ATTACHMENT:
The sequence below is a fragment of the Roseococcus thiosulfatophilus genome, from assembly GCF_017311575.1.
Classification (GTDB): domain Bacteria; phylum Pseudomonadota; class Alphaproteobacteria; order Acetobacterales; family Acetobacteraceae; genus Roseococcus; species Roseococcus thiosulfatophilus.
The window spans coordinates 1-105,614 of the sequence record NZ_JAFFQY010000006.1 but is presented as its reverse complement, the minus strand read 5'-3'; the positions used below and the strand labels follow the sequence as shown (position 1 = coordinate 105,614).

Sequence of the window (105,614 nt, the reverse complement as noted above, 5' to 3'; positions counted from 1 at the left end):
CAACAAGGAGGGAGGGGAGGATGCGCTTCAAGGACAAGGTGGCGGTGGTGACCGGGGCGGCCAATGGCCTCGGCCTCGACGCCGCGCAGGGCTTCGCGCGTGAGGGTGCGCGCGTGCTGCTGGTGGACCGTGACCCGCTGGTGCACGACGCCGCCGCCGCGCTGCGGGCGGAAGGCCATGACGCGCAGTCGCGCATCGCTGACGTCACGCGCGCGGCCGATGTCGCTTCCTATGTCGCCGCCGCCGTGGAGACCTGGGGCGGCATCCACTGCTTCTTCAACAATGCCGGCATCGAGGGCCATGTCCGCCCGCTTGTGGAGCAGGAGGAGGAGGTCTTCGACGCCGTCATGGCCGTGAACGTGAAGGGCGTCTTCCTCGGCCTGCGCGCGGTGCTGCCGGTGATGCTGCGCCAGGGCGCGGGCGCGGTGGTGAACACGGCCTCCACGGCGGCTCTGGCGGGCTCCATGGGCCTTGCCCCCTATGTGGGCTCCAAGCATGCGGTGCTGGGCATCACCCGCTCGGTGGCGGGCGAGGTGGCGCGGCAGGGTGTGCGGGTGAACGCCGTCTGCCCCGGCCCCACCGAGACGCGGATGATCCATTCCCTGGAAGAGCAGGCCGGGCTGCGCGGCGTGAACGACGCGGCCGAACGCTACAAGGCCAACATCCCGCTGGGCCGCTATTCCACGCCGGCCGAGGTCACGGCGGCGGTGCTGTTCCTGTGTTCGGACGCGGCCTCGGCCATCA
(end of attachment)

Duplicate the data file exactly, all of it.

The sequence below is a fragment of the Roseococcus thiosulfatophilus genome, from assembly GCF_017311575.1.
Classification (GTDB): domain Bacteria; phylum Pseudomonadota; class Alphaproteobacteria; order Acetobacterales; family Acetobacteraceae; genus Roseococcus; species Roseococcus thiosulfatophilus.
The window spans coordinates 1-105,614 of the sequence record NZ_JAFFQY010000006.1 but is presented as its reverse complement, the minus strand read 5'-3'; the positions used below and the strand labels follow the sequence as shown (position 1 = coordinate 105,614).

Sequence of the window (105,614 nt, the reverse complement as noted above, 5' to 3'; positions counted from 1 at the left end):
CAACAAGGAGGGAGGGGAGGATGCGCTTCAAGGACAAGGTGGCGGTGGTGACCGGGGCGGCCAATGGCCTCGGCCTCGACGCCGCGCAGGGCTTCGCGCGTGAGGGTGCGCGCGTGCTGCTGGTGGACCGTGACCCGCTGGTGCACGACGCCGCCGCCGCGCTGCGGGCGGAAGGCCATGACGCGCAGTCGCGCATCGCTGACGTCACGCGCGCGGCCGATGTCGCTTCCTATGTCGCCGCCGCCGTGGAGACCTGGGGCGGCATCCACTGCTTCTTCAACAATGCCGGCATCGAGGGCCATGTCCGCCCGCTTGTGGAGCAGGAGGAGGAGGTCTTCGACGCCGTCATGGCCGTGAACGTGAAGGGCGTCTTCCTCGGCCTGCGCGCGGTGCTGCCGGTGATGCTGCGCCAGGGCGCGGGCGCGGTGGTGAACACGGCCTCCACGGCGGCTCTGGCGGGCTCCATGGGCCTTGCCCCCTATGTGGGCTCCAAGCATGCGGTGCTGGGCATCACCCGCTCGGTGGCGGGCGAGGTGGCGCGGCAGGGTGTGCGGGTGAACGCCGTCTGCCCCGGCCCCACCGAGACGCGGATGATCCATTCCCTGGAAGAGCAGGCCGGGCTGCGCGGCGTGAACGACGCGGCCGAACGCTACAAGGCCAACATCCCGCTGGGCCGCTATTCCACGCCGGCCGAGGTCACGGCGGCGGTGCTGTTCCTGTGTTCGGACGCGGCCTCGGCCATCA